Claiming to be available for a meet and confer but only offering times that are unreasonable or practically impossible for the opposing party, without attempting to find a mutually convenient time, can also be considered inadequate.

Step 2: Escalate with a Motion to Compel

Should the “meet and confer” effort falter, I send a warning that I will file a Motion to Compel on a specified date if there is no response. The Motion to Compel is then filed with the Board, with a caption and a certificate of service. 

This motion necessitates a detailed exposition of the efforts made to resolve the issue in good faith, alongside the problematic absence of discovery responses.

Step 3: TTAB’s Suspension and Timeframes

Upon filing, the TTAB may suspend the case with respect to matters unrelated to the motion, underlining the importance of focusing solely on resolving the discovery dispute. 

It’s crucial to remember that the filing of a Motion to Compel does not automatically halt the clock on other procedural requirements, such as making disclosures or responding to outstanding discovery requests.

Step 4: Outcome of Motion to Compel

If the opposing party fails to oppose the motion within 20 days, the TTAB is likely to issue an order compelling discovery, typically within 30 days. This Board Order will lay out exactly when and how discovery responses must be served.

Step 5: Final Resort: Motion for Sanctions

Persistent non-compliance paves the way for a Motion for Sanctions, potentially leading to judgment in favor of my client if the opposing party fails again to respond. This drastic step underscores the critical nature of discovery in building or defending a case.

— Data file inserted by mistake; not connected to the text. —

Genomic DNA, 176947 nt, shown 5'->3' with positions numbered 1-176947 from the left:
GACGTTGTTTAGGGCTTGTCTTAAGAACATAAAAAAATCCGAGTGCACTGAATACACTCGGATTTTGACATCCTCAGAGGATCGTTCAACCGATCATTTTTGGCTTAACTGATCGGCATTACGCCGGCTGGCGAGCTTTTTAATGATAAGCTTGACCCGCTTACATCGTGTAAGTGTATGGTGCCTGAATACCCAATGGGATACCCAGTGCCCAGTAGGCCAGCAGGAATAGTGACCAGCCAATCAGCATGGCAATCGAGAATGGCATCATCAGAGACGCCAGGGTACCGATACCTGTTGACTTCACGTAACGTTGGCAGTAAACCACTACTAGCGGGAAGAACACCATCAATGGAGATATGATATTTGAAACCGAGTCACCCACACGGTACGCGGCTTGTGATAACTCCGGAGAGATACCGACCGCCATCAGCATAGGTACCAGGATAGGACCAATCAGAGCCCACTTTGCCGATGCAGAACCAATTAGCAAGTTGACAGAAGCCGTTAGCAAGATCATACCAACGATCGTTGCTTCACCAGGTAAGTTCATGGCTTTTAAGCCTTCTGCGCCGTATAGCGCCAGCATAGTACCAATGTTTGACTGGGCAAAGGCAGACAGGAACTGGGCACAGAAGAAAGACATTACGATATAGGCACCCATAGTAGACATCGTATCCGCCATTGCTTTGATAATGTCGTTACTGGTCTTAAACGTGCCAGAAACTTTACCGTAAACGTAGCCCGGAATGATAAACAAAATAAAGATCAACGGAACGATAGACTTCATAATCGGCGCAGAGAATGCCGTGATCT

It is also important to adhere to the specific timing for filing motions to compel, which the TBMP (Trademark Trial & Appeal Board Manual of Procedures) outlines clearly. These deadlines are designed to ensure that discovery disputes are resolved in a timely manner, allowing the case to proceed to trial without undue delay.

Final Thoughts

Navigating a TTAB proceeding when faced with a non-responsive party requires a blend of strategic timing, procedural knowledge, and the willingness to engage in good-faith negotiations. 

The journey from initial discovery requests to potential sanctions for non-compliance is fraught with both opportunity and obstacle. By understanding and adhering to the detailed procedures set forth in the TBMP, practitioners can effectively manage discovery disputes, ensuring a fair and efficient resolution for their clients.

Eric Perrott, Esq.

Eric Perrott, Esq. is a trademark and copyright attorney committed to providing high-quality legal services for any sized budget. Eric’s ability to counsel clients through any stage of trademark and copyright development and protection allows him to provide his clients with personalized advice and unique analysis. Eric can be reached directly at: eric@gerbenlawfirm.com. The contents of this blog are for informational purposes only and may not be relied on as legal advice.

Do you need assistance with a trademark matter?

Contact an Attorney Today

Contact Us
Back to top